Women With HIV Experience More Fatigue, Muscle Aches After Menopause

Article

Symptom burden may be exacerbated after menopause, supporting a shifting paradigm for HIV care management.

Rebecca Schnall, PhD, RN

In a recent study, researchers at the Columbia University School of Nursing determined that post-menopausal women suffer from more fatigue and muscle aches than others living with HIV, supporting the need for better care management among the growing population.

The aim of the study was to examine the influence of menopause as part of sex differences in HIV symptom burden. Two of the most common symptoms in people living with HIV are fatigue and muscle aches/joint pains, which especially invoke additional burden in women.

Although women make up less than 20% of the population with HIV, the number of those women over the age of 50 is growing. Previous studies have shown some HIV symptoms to affect women more than men, but little was known about the influence of menopause on this burden.

“Given the shifting demographics in the HIV epidemic, our findings are very salient for people living with HIV and for their health providers,” one of the co-authors Rebecca Schnall, PhD, RN, Mary Dickey Lindsay Associate Professor of Disease Prevention and Health Promotion, said in a statement. "If health care providers can better predict, identify, and manage the symptoms that are most burdensome to women living with HIV, they can improve care for these women.”

The study builds on the results of a national online survey conducted from February—August 2016 by Schnall to better understand how people living with HIV in the US experience symptoms and manage the disease.

Schnall conducted a cross-sectional study that included both a sex-based analysis of previously reported HIV symptom characteristics of 1342 respondents in an online survey (males, n= 957; females, n= 385). Participants commonly reported symptoms of fatigue, depression, muscle aches and difficulty falling asleep.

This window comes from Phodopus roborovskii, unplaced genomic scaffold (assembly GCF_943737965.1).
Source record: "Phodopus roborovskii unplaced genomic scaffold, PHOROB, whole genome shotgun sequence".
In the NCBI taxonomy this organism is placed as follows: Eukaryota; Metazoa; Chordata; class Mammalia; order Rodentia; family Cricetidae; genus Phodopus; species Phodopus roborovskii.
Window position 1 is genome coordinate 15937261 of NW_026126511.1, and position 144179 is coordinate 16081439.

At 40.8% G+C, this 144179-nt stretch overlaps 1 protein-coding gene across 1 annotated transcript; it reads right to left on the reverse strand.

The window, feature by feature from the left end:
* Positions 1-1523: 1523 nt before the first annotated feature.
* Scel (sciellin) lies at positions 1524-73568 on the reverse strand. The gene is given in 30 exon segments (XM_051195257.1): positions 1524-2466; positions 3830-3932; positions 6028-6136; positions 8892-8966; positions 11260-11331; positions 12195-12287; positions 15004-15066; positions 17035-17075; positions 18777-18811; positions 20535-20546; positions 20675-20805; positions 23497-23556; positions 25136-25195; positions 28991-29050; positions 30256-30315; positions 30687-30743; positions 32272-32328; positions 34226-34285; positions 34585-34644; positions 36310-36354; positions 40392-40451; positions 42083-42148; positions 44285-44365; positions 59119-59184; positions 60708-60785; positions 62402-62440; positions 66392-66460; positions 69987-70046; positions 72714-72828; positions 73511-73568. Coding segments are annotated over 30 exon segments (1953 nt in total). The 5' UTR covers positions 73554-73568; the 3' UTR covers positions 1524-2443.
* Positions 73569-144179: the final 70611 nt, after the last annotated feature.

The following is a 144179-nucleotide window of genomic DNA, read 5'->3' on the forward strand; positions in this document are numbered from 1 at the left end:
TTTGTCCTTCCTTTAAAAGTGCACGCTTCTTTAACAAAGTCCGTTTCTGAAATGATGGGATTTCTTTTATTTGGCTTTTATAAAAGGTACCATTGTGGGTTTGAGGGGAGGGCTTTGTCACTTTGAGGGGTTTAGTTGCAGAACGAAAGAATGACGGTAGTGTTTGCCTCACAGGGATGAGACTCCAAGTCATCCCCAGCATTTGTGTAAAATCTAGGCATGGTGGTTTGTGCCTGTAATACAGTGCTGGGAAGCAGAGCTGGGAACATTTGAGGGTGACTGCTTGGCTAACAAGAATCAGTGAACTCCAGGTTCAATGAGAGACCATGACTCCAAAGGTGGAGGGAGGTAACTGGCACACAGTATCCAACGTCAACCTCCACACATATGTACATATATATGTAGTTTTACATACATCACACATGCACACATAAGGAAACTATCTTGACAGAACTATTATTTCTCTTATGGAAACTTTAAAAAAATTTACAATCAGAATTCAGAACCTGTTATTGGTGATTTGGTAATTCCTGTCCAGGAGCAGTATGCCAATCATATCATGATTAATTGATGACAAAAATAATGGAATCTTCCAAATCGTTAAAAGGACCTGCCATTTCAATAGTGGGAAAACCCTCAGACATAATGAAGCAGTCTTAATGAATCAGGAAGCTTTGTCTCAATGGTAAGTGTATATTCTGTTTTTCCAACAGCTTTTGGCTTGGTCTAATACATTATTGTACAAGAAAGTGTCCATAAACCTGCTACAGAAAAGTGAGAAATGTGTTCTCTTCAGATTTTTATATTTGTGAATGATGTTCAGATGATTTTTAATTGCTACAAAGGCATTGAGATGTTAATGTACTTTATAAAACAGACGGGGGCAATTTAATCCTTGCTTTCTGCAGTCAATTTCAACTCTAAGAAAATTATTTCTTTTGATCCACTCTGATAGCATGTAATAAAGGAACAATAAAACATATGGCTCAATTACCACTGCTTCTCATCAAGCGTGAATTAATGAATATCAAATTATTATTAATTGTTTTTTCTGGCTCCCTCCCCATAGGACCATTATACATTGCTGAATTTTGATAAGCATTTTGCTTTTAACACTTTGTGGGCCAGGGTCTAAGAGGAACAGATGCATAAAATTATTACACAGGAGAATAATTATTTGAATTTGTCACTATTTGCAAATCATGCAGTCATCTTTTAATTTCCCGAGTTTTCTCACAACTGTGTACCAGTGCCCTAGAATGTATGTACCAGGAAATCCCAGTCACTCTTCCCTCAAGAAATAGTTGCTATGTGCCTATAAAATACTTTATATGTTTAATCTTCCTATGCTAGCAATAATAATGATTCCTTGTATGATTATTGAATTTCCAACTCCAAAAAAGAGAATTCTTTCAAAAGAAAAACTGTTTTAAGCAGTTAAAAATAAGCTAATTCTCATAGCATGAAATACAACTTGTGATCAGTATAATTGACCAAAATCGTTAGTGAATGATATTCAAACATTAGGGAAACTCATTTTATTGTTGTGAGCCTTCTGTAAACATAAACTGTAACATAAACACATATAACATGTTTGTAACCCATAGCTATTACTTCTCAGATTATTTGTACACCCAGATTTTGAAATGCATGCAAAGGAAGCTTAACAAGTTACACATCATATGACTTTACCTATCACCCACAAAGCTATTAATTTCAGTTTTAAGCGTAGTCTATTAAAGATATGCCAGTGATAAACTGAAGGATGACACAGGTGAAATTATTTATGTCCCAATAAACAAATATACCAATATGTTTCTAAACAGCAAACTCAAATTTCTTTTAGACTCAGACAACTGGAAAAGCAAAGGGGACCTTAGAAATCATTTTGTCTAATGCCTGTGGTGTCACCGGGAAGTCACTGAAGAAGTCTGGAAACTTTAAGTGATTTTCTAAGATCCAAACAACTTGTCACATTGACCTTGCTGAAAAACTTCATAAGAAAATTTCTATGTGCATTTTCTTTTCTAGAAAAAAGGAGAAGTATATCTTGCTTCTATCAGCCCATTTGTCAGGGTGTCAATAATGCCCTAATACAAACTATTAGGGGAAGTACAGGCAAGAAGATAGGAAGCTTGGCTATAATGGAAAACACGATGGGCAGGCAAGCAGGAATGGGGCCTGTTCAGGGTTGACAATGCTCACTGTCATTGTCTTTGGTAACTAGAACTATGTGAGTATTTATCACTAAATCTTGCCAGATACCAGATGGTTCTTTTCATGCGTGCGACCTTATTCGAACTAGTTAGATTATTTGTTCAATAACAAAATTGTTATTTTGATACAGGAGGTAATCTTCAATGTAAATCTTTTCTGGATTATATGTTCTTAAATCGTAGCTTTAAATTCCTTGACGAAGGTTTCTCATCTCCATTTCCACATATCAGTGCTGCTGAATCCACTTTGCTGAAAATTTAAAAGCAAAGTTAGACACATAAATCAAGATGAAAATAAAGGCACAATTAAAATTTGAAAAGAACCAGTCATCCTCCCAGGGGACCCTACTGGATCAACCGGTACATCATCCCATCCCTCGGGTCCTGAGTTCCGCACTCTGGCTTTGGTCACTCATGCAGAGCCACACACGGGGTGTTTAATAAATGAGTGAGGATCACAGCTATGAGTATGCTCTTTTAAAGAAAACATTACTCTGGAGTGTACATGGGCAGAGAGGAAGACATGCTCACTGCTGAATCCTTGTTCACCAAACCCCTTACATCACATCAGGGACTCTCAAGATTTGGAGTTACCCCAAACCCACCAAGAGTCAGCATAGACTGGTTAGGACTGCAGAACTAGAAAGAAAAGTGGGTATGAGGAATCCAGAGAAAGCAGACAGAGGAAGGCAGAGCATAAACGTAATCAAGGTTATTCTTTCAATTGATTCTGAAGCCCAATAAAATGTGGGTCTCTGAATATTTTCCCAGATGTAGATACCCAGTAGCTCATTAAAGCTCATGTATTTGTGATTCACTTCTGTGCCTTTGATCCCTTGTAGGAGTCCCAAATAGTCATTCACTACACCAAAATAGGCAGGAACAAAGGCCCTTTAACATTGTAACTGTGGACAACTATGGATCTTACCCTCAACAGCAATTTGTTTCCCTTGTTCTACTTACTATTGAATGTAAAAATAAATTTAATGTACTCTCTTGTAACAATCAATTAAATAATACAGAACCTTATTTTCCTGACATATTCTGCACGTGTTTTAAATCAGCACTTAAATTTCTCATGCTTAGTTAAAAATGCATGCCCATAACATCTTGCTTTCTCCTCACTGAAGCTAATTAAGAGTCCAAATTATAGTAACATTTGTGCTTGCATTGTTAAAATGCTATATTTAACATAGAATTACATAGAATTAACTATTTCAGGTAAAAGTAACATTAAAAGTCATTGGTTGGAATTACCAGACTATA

For the most troublesome symptoms assessed in the sex-based analysis, depression scores were similar (p > 0.05) but higher burden scores for fatigue (p = 0.013) and muscle aches/pains (p= 0.004) were exclusively observed in females once adjusted for covariates.

Co-authors of the more recent study, Nancy Reame, PhD, MSN, Mary Dickey Lindsay Professor Emerita of Disease Prevention and Health Promotion, and Schnall, analyzed original survey data to compare responses from women and men and then directed a subsequent overview among women who participated to assess their reproductive status.

“The study of differences in the way men and women experience HIV symptoms is an important emerging focus,” Reame said in a statement. “A number of studies have described menopause symptoms in women with HIV, but few have examined whether menopause might help explain the enhanced severity of HIV symptoms observed in women when compared to men.”

From the respondent pool of the original study, the follow-up online survey included eligible females (n= 242) and focused menstrual bleeding patterns.

Respondents to the follow-up survey (n= 222) were predominantly Black, heterosexual, nonsmokers and obese, with an HIV diagnosis of approximately 16 years and at least 1 comorbid condition.

Burden scores were higher in women reporting amenorrhea due to natural menopause or hysterectomy (n= 104) versus the menstruating group (n= 118) for muscle aches/pain (p= 0.05), fatigue (p= 0.03) and difficulty falling asleep (p= 0.04), independent of age, duration of HIV and other health conditions.

Independent of aging, symptom burden may be exacerbated after menopause, supporting a shifting paradigm for HIV care management, researchers concluded.

The paper, “In People Living With HIV (PLWH), Menopause (Natural or Surgical) Contributes to the Greater Symptom Burden in Women: Results From an Online US Survey” was published in the March 2018 online edition of Menopause.

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